John McGrath

In the late 1940’s John McGrath, while an amateur at the Canterbury Club in Sydney, struck up a friendship with visiting WA State Champion Geoff Baker.

I got to know him really well and he said, “If you ever decide to come over to the West, let me know and I’ll fix you up at our place with mum and dad. I’d always wanted to come over here and have a look at it but it seemed so distant. It was like another world. People used to talk about WA as though it was another country. Even then in 1949 it was very isolated. I arrived after an eight day journey by ship on the Strathaird.

John stayed in Perth for two years, joining the Fremantle Amateur Cycling Club and was chosen for the WA State Team in 1951. In 1952 he returned home to ailing parents after competing in the Australian Titles in Goodwood, SA, again as part of the State Team.

He came back to Perth in 1960, this time crossing the country not by boat but by bike. Setting out on track singles (lightweight tubular racing tyres) he was obliged to make some changes to his touring setup en route;

Once you got past from Ceduna it 's all dirt. I had no idea what I was up against. By the time I got to Melbourne I had to get most of them repaired and by the time I got to Adelaide, they were going again. When I got to Ceduna I stopped at this bike shop for a bit of advice about how the roads were and he said, “You’re not going to ride on that?” “Yeah, why?” “You won’t get round the corner on that bike.” I said, “No?” He said, “No, not on those tyres; no way.” I said, “Well, what do you reckon?” He said, “You need a pair of heavy duty wheels to get through.” So I said, “OK.” He only had 26 inch wheels so that meant my brakes were no good, they wouldn’t fit the wheel and he said, “You don’t need brakes, it’s all flat.” It was nearly all flat except coming down to Eucla! There’s this great big hill - a joke! Straight down, no turns, straight down then flattens out and I thought, “Well one thing, we’re not going to run into a car.” So I just sat on it and let it go. That was the only hill in over a thousand miles.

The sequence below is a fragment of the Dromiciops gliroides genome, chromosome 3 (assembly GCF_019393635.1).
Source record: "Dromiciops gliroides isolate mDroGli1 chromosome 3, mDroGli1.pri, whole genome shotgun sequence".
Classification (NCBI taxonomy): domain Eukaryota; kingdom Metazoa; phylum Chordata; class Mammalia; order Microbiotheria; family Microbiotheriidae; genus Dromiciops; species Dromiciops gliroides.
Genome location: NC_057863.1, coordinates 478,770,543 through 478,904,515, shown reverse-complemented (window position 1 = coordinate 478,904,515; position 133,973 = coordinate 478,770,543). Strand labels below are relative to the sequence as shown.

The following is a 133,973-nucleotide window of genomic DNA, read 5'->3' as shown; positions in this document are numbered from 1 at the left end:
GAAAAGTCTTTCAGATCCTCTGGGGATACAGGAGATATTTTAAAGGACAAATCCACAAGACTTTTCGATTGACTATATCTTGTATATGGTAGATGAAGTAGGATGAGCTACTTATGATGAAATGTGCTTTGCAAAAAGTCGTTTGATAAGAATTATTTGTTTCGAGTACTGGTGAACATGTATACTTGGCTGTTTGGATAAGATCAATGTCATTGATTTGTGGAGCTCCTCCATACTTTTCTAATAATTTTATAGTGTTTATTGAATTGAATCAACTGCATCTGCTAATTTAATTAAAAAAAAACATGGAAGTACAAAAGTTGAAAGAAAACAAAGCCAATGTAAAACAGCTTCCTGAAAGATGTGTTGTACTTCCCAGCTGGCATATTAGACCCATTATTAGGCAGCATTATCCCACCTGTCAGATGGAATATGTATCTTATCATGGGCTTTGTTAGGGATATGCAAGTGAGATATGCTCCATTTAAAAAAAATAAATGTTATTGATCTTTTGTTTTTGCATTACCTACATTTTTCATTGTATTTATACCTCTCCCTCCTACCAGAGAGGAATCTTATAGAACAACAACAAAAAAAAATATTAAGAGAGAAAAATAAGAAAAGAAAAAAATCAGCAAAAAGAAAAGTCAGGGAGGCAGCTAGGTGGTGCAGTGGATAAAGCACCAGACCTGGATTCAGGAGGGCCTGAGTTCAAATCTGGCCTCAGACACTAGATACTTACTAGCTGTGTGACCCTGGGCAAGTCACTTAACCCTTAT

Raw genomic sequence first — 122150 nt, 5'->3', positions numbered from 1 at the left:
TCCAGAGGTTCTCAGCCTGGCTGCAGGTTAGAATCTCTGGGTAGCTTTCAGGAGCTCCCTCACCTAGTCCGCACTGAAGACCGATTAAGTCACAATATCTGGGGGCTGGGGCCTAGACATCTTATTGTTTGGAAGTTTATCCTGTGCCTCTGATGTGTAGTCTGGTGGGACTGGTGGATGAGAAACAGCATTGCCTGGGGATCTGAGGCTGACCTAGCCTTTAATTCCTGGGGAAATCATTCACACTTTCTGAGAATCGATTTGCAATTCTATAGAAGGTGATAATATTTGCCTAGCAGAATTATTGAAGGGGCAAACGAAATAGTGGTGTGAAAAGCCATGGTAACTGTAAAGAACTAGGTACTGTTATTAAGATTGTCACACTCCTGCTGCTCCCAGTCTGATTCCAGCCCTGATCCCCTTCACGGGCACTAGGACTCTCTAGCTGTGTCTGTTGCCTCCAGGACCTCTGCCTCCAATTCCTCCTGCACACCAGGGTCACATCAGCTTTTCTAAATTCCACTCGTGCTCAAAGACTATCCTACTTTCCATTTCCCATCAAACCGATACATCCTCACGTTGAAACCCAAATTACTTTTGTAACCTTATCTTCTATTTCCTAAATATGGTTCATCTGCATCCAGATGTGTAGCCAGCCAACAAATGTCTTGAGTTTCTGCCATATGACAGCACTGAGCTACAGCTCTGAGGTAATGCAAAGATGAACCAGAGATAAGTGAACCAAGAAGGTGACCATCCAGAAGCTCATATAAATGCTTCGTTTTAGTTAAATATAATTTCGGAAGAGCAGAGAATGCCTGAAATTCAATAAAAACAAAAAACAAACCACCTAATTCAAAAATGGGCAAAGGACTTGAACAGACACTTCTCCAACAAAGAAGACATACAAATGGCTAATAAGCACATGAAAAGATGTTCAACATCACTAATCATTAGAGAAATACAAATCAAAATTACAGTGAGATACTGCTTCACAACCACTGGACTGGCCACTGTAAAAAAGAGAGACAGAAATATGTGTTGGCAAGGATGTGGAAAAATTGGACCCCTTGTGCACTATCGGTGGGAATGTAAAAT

John joined the Midland Cycling Club and began racing a variety of road and track events including the first 6 Day Race held at Lake Monger. He was sponsored by Swansea, initially riding his Bobby Jones (NSW) built frame repainted and badged as a Swansea. The steep track at Lake Monger demanded a frame that allowed better pedal clearance at low speeds, Swansea built him an appropriate frame finished in copper plate.

It was a wonderful experience. Once I rode one, really I didn’t want to ride another one; because for one thing I considered myself a bit old for it. They ride longer these days but, how old was I? 30, 33, something like that; and that would’ve been considered as 'getting on a bit’. The young ones, 19 or 20 year olds used to give you a bit of a serve. The Victorians controlled the race. It was a set-up, you know, and was really determined by  Bill Long. He was the organiser and in charge of the event. If he said that a team was going to win tonight well, that was the way it went. It wasn’t what a lot of people thought.